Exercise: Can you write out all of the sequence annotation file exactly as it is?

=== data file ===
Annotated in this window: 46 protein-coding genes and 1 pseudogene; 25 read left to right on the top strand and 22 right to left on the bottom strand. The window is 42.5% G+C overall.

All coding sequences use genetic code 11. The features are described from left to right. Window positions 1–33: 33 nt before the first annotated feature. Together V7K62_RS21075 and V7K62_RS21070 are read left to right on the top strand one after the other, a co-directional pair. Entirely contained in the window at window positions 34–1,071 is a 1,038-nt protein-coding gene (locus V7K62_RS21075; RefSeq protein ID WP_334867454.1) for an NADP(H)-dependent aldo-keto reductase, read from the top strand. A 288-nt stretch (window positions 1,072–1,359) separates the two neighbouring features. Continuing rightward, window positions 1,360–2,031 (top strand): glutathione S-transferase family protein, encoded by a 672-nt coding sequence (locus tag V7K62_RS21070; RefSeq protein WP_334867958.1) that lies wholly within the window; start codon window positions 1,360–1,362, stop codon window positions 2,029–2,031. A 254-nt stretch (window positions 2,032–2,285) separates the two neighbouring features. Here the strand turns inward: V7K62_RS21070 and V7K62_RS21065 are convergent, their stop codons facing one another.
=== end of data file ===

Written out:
Annotated in this window: 46 protein-coding genes and 1 pseudogene; 25 read left to right on the top strand and 22 right to left on the bottom strand. The window is 42.5% G+C overall.

All coding sequences use genetic code 11. The features are described from left to right. Window positions 1–33: 33 nt before the first annotated feature. Together V7K62_RS21075 and V7K62_RS21070 are read left to right on the top strand one after the other, a co-directional pair. Entirely contained in the window at window positions 34–1,071 is a 1,038-nt protein-coding gene (locus V7K62_RS21075; RefSeq protein ID WP_334867454.1) for an NADP(H)-dependent aldo-keto reductase, read from the top strand. A 288-nt stretch (window positions 1,072–1,359) separates the two neighbouring features. Continuing rightward, window positions 1,360–2,031 (top strand): glutathione S-transferase family protein, encoded by a 672-nt coding sequence (locus tag V7K62_RS21070; RefSeq protein WP_334867958.1) that lies wholly within the window; start codon window positions 1,360–1,362, stop codon window positions 2,029–2,031. A 254-nt stretch (window positions 2,032–2,285) separates the two neighbouring features. Here the strand turns inward: V7K62_RS21070 and V7K62_RS21065 are convergent, their stop codons facing one another.